.Following the entry into force of the Lisbon Treaty and pending the conclusion of theagreement, the Council sent the 2007 U.S. Agreement to the European Parliament for itsconsent for the conclusion. The European Parliament adopted a resolution
in which itdecided to postpone its vote on the requested consent and requesting a renegotiation of theAgreement on the basis of certain criteria. Pending such renegotiation, the 2007 Agreementwould remain provisionally applicable.On 21 September 2010, the Council received a recommendation from the Commission toauthorise the opening of negotiations for an Agreement between the European Union and theUnited States of America for the use and transfer of Passenger Name Record (PNR) data toprevent and combat terrorism and other serious transnational crime.
OJ L204/16, 4.8.2007
P7_TA-(2010)0144, 5.5.2010
On 11 November 2010, the European Parliament adopted a resolution on theRecommendation from the Commission to the Council to authorise the opening of thenegotiations.On 2 December 2010, the Council adopted a Decision, together with a negotiation directive,authorising the Commission to open negotiations on behalf of the European Union. Followingnegotiations between the parties, the Agreement was initialled on 17 November 2011.This Agreement takes into consideration and is consistent with the general criteria laid downin the Communication from the Commission on the Global Approach to the transfer of Passenger Name Record (PNR) data to third countries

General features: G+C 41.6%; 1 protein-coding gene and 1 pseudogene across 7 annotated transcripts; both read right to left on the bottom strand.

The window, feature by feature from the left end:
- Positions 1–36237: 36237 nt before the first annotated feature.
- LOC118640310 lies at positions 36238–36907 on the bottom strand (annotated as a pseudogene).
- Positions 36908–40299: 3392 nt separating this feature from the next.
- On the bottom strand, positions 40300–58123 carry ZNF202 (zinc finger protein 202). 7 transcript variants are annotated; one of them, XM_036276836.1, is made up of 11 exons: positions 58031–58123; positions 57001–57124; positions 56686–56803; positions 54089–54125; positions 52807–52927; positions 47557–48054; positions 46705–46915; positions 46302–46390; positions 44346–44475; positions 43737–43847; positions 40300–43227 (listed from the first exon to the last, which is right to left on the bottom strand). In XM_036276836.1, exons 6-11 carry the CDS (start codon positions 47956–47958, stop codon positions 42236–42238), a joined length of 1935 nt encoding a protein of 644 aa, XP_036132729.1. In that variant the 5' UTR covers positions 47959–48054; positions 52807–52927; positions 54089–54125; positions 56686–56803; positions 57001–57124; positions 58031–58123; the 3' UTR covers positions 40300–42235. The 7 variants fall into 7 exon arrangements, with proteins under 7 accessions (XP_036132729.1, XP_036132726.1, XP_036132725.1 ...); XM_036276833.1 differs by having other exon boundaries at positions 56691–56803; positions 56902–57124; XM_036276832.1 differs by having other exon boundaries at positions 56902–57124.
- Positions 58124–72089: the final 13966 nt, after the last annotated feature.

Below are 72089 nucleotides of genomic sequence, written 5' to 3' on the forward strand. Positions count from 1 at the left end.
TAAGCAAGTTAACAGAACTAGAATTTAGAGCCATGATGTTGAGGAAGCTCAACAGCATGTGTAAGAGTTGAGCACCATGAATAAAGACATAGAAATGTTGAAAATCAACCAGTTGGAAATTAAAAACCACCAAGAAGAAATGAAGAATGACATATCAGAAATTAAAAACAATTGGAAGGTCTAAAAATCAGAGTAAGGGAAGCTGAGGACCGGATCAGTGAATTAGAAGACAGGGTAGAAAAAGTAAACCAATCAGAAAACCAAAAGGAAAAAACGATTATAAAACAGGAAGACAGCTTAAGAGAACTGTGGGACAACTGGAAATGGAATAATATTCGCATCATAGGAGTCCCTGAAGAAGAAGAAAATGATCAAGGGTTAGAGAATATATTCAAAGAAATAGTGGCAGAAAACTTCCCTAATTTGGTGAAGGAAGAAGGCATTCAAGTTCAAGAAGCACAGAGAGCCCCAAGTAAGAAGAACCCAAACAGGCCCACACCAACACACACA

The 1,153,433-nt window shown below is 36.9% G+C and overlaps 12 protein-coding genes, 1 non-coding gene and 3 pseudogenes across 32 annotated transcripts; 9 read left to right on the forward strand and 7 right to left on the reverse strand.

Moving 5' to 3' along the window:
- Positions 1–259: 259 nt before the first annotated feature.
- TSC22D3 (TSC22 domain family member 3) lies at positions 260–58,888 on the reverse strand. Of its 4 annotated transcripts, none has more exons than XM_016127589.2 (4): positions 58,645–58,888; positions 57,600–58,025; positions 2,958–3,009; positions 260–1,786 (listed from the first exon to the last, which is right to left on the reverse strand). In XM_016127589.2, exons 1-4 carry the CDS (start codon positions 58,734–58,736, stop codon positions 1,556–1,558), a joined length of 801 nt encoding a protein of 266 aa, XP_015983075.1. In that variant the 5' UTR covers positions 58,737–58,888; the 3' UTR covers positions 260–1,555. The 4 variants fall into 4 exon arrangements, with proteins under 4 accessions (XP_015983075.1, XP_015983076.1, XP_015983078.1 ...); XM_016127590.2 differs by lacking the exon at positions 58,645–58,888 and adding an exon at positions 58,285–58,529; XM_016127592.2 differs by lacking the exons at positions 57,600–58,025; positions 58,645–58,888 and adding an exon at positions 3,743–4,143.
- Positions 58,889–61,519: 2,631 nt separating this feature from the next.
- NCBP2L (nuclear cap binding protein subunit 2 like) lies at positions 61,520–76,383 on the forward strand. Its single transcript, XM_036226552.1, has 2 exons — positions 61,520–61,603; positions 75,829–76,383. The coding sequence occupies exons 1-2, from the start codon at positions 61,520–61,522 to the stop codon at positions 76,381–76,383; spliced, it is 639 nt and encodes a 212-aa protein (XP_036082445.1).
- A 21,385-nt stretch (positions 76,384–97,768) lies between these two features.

and the negotiating directives given bythe Council.PNR has proven to be a very important tool in the fight against terrorism and serious crime.The Agreement has secured several important safeguards for those whose data will betransferred and used. In particular, the purpose of processing of PNR data is strictly limited topreventing, detecting, investigating and prosecuting terrorist offences and serioustransnational crime. The retention period of the PNR data is limited and PNR will be used fora shorter period in the fight against serious transnational crime and a longer one for terrorism.In addition, the data will be depersonalised after aperiod of 6 months. Individuals areprovided with the right to access, correction, redress and information. The 'push' method of transfer is recognised as the standard mode of transfer, with which all carriers will need tocomply within 2 years of the Agreement. Sensitive data is to be used in very exceptional casesand deleted after a very short timeframe. Compliance with these rules shall be subject toindependent review and oversight by various Department Privacy Officers, as well as by theDHS Office of Inspector General, the Government Accountability Office and the U.S.Congress.The Article 218(6)(a) of the Treaty on the Functioning of the European Union states that theCouncil shall authorise the conclusion of international agreements.The Commission therefore proposes to the Council to adopt a decision approving theconclusion of the Agreement between the European Union and the United States of Americaon the use and transfer of Passenger Name Record data to the United States Department of Homeland Security.